Skip to content


We get it now. Building and strengthening a good credit history is crucial when planning on living a comfortable life in Canada. It's the ultimate proof of solvency to banks, which opens many doors. But once the basic steps to build the foundation of a solid credit score are accomplished, how do you continue to strengthen your rating?

What is credit?

As a quick reminder, credit is a contract or an agreement where someone borrows money and repays that money to the lender at a later time, generally with an interest charge. The interest is the cost of the loan.

As we introduced in our conversation with Morteza Hessari, financial advisor at Scotiabank, coming to Canada and having the ability to pay for many necessities, including a home, acquiring loans, or paying for everyday items will depend on your ability to receive credit. Building your credit history can take time if you are unfamiliar with the financial landscape of Canada, but there are ways, through the Scotiabank StartRight® Program1, which allows you to build a needed credit history quickly and effectively.


Reinforcing credit history

Our conversation with Morteza showed us that there are a few simple steps we can follow to start building a credit history:

  • Always pay your bills on time
  • Pay bills in full, as much as possible
  • Don’t apply for too many cards at once (this can negatively affect your credit score)
  • Keep balances low, if possible
  • Don’t go over your credit

Respecting these is a base. But what matters to us now is how to keep on reinforcing our history.

Here are a few actions that will help bulletproof your credit score:

Less is more! Manage credit utilization effectively

Aim to use less than 30% of your available credit. If you’re nearing your credit limit, either reduce your spending on credit or consider requesting a credit limit increase to maintain a lower utilization rate.

Maintain older credit accounts

We’re talking credit history here. Let’s keep in mind that the age of your credit accounts is a factor in your credit score. The older your credit activity is, the more trustworthiness you can prove. Keep your old credit accounts open and active, as this helps to show a longer credit history. BUT! Be careful not to accumulate too much available credit, which can be tempting to overspend.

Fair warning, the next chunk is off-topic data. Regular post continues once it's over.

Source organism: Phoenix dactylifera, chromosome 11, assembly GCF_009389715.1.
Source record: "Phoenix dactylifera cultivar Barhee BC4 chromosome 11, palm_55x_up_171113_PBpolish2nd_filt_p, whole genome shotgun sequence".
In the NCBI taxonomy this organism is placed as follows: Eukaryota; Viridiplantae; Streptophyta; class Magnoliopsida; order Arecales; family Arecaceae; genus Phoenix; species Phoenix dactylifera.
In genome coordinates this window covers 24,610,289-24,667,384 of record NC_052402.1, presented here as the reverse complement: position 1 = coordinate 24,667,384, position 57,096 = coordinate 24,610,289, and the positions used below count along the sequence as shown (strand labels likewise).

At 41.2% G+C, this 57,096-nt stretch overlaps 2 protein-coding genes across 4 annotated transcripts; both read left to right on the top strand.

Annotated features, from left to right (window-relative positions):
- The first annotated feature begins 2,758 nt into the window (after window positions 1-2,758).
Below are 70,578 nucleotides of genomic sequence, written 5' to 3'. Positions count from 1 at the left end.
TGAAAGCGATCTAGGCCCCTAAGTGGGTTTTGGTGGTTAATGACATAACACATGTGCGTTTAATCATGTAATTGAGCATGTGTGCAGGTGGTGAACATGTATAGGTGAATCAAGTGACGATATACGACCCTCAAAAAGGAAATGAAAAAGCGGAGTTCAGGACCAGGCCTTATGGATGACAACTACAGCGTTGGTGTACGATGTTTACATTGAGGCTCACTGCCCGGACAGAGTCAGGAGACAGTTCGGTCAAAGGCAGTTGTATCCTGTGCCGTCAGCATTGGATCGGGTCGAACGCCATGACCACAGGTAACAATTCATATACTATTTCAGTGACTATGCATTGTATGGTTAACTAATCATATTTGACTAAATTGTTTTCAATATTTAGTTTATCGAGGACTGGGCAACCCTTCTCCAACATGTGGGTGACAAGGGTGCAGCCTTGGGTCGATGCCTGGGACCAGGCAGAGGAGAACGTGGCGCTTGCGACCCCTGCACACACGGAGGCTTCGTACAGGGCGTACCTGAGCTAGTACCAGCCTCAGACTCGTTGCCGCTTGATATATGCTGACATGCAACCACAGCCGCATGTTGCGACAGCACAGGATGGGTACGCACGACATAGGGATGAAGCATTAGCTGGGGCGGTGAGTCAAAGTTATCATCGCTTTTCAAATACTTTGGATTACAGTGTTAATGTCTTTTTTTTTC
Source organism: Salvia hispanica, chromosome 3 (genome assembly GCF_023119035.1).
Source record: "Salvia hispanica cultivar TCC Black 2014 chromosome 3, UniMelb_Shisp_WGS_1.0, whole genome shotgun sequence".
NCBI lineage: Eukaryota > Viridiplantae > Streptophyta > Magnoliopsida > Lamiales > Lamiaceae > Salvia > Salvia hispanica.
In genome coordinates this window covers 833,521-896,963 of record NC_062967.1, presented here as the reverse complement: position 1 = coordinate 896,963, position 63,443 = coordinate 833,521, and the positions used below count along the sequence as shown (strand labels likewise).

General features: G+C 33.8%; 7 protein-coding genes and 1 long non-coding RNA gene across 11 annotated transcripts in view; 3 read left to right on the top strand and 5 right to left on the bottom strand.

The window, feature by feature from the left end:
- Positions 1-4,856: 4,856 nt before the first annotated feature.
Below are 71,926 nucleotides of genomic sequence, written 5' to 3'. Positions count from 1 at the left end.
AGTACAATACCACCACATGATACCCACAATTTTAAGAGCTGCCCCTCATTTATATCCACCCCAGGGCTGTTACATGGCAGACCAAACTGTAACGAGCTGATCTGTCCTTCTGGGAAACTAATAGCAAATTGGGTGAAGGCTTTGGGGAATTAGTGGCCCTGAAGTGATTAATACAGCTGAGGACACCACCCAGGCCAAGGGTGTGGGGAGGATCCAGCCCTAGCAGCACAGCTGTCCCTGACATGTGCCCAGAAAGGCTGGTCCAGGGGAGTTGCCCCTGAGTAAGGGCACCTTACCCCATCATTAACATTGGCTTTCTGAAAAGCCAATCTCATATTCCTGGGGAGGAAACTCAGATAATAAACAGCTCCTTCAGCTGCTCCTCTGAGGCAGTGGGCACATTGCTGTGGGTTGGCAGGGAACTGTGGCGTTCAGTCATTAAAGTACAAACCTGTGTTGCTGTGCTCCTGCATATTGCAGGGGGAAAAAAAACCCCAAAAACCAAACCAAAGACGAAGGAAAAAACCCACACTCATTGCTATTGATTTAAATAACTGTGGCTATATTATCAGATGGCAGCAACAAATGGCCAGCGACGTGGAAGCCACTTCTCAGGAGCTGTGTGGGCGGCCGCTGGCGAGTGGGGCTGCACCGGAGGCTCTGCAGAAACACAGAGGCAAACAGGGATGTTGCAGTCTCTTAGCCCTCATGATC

Diversify your credit types

Having a mix of different types of credit, such as a credit card, car loan, or line of credit, can positively influence your credit score. It demonstrates your ability to manage various types of credit.

Limit new credit applications

It’s all about striking the right balance. Mixing up your credit types is smart, but don’t get carried away with too many applications. Each new credit application can lead to a hard inquiry, which might lower your score temporarily. Be strategic about applying for new credit.

Leverage automated support

To make sure you make your payments on time, you can set up automatic payments or electronic alerts from your financial institutions. This will help you avoid missed payments and keep your credit in good standing.

Remember that your bank is here to help you and there are programs available to support you in your quest for the ultimate creditworthiness. Scotiabank, for example, offers its StartRight® Program.

The Program allows you to apply for a credit card without having any previous credit history in Canada. If approved, once you have your card and make purchases with it, you are on your way to building credit history so long as you are using it responsibly by making the full payments on time. Through the StartRightTM Program, you can bank without monthly account fees for the first year2 and get up to a $15,0003 credit on a Scotiabank credit card. The longer you have a credit card or credit account open and in use, the better it is for your score (but only if you are paying your bills on time).

Different cards to choose from

There is no one-size-fits-all solution for people looking for credit cards. With many options available, it’s easy to find a solution that will fit your needs and spending habits. Scotiabank offers many cards for newcomers looking to build a credit history in Canada.

To learn more about the Scotiabank StartRight® Program and what it offers newcomers, click here.

Quick tip: What is a good credit score in Canada?

A credit score is a 3-digit number that ranges between 300 and 900.

The higher your score, the more creditworthy you are, and the more chance you get to obtain better rates.

According to Equifax, which is at the origin of the credit score, here are the different rate ranges:

  • 760 and above is excellent
  • 725 to 759 is considered very good
  • 660 to 724 is considered good
  • 560 to 659 is below average
  • Less than 560 is poor


For newcomers in Canada, there is no universal way of reporting credit scores between countries, so you will start with a Canadian credit score of zero. But through programs like StartRightTM, giving you the ability to build that history by obtaining your first Canadian credit card, you are on your way to improving that score almost immediately. It could take a few months or longer but with responsible repayment and patience, you are well on your way to building a credit history in Canada that will open doors to opportunities to build your new life here.

Legal Disclaimer

Citation "How to Build Credit History in Canada (and why it matters)." Moving2Canada. . Copy for Citation